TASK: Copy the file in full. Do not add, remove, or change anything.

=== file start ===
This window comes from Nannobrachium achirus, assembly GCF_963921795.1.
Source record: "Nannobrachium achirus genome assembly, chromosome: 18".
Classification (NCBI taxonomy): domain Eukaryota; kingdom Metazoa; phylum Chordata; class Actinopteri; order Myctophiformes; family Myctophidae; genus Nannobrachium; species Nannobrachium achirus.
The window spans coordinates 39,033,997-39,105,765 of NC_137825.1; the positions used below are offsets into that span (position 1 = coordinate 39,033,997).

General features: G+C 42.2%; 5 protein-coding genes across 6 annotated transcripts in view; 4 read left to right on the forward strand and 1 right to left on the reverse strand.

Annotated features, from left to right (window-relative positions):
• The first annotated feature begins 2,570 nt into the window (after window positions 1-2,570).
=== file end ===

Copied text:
This window comes from Nannobrachium achirus, assembly GCF_963921795.1.
Source record: "Nannobrachium achirus genome assembly, chromosome: 18".
Classification (NCBI taxonomy): domain Eukaryota; kingdom Metazoa; phylum Chordata; class Actinopteri; order Myctophiformes; family Myctophidae; genus Nannobrachium; species Nannobrachium achirus.
The window spans coordinates 39,033,997-39,105,765 of NC_137825.1; the positions used below are offsets into that span (position 1 = coordinate 39,033,997).

General features: G+C 42.2%; 5 protein-coding genes across 6 annotated transcripts in view; 4 read left to right on the forward strand and 1 right to left on the reverse strand.

Annotated features, from left to right (window-relative positions):
• The first annotated feature begins 2,570 nt into the window (after window positions 1-2,570).